An Olympic Medallist
In 1992, I started out on a journey, inspired by Art Niemann and W Clement Stone. I say journey, but really, it has been more of a ‘quest’; think The Impossible Dream if you know the words ‘To right the unrightable wrong, to fight the unbeatable foe, to try when your arms are too weary, to run where the brave dare not go’.
Me to a tee really; game for anything.
‘Change millions of lives for the better’ was what they dared me to do.
‘Right then; I will’ I thought.
It’s only when the bravado wears off, I guess, that you realise how many lives ‘millions’ actually is, so I hope that never happens to me.
I’m on the case anyway, with the i2i team.
So, that November (1992), I sat down and wrote a list of the goals I wanted to achieve as if I was hell bent on this quest. I wrote and wrote, and it became a long list, a crazy list, a who on earth do you think you are list, a never in a million years list, a you’ve never even done this before list, a you must be mad list, a you’re getting too big for your boots list, a well that’s just typical list.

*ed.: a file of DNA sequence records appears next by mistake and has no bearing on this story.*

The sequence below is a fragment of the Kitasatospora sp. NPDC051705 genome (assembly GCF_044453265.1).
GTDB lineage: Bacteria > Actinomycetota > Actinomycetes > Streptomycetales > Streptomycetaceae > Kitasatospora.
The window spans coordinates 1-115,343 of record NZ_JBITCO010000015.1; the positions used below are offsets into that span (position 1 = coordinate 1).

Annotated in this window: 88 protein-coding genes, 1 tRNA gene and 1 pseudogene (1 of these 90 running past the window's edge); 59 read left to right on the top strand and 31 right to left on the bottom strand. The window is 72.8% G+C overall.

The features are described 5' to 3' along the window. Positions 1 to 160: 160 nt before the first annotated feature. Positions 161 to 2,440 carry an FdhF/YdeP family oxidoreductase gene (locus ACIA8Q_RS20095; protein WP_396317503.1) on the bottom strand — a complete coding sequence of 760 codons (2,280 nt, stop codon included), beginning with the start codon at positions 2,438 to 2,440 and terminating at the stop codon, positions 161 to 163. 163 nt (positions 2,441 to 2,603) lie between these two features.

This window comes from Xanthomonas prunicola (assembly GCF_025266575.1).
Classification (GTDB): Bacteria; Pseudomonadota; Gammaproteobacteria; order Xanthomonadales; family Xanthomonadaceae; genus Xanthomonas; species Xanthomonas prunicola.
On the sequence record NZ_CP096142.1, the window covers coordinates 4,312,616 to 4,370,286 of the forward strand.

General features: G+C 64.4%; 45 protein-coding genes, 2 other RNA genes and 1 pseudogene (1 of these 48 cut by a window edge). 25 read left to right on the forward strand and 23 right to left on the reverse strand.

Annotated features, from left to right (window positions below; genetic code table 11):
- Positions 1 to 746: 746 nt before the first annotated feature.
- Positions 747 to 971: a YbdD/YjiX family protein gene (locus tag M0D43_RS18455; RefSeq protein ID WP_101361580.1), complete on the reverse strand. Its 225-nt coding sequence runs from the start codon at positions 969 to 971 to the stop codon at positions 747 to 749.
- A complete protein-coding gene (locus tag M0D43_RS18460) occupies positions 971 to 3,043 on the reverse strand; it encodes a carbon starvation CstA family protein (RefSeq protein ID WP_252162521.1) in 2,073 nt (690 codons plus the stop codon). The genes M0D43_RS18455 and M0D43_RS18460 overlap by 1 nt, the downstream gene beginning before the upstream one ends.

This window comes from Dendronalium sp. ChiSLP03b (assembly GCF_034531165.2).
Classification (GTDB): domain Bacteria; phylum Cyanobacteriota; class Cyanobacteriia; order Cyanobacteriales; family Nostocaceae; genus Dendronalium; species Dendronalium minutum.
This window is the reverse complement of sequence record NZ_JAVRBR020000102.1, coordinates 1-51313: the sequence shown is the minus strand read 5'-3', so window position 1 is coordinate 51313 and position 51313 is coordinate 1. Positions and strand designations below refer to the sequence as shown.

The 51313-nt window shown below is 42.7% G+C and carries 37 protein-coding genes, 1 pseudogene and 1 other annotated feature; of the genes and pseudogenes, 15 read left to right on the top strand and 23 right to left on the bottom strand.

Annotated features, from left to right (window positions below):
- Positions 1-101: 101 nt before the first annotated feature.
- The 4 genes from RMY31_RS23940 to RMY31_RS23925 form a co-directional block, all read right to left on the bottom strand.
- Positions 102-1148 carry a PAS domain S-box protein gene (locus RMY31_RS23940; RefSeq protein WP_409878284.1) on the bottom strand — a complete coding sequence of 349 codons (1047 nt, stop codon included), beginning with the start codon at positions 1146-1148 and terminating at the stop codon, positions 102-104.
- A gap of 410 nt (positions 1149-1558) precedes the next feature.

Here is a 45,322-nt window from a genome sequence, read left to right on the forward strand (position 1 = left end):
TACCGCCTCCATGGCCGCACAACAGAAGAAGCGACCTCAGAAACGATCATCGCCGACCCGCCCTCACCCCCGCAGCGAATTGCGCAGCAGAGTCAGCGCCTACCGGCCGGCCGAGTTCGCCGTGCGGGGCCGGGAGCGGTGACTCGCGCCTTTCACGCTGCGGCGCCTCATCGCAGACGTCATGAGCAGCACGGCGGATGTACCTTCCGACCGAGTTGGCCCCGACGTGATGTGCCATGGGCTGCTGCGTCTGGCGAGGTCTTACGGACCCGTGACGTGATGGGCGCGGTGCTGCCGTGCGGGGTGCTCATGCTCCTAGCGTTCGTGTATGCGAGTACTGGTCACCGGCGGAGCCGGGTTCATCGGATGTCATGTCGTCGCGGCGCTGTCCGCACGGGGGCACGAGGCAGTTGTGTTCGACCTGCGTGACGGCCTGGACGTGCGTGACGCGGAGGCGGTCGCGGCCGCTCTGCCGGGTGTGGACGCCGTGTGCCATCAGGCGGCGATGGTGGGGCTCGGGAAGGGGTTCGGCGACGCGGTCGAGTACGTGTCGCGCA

- Win The Ashes
- Win The FA Cup
- Coach Manchester United
- Win The Open Championship
- Win The Cricket World Cup
- Win the Football World Cup with England (I know!)
- Help an athlete win a medal at the Olympics
- Work with world famous people
- Win The Ryder Cup
- Speak in front of tens of thousands of people
- Work all over the world
- Work for the world’s biggest companies
- Help children in schools
- Write three books
- Win an Oscar
- Make my family and friends proud
You get the idea. A not a cat in hell’s chance list.
I wrote it because I felt I was giving up a lot to do this, so I’d have to make it worth it.
So, last year, Neil, a client and father asked me if I would consider working with his son, a teenager committed to his sport and with fanciful ideas of going to the Olympics.
I said I would meet them to discuss it, and one look into the boy’s eyes later, I agreed.
A few weeks ago, that boy was selected to represent Great Britain at the 2016 Olympic Games in Rio. He was thrilled.
Last Tuesday night, that same boy, Nile Wilson, now 20, won a bronze medal in the high bar, the first Briton ever to do so.
The Impossible Dream? No; only in the eyes of the weak, the unbelievers.
But in the eyes of Nile Wilson that Dream was The Inevitable One.
Thank you Nile. Thank you Neil. Thank you Team Wilson.
‘Dreams come true IF you have the courage to pursue them’
About The Author – Michael Finnigan
Michael Finnigan works with the world’s most famous businesses, helping them to understand how to unleash the power lying dormant within their people. Michael consults with corporate, public sector and sporting clients all over the world to lead and deliver positive change.
Michael’s work within elite sport includes clients in Premier League football, international cricket. He worked closely with Darren Clarke ahead of his victory at the Open Championship.
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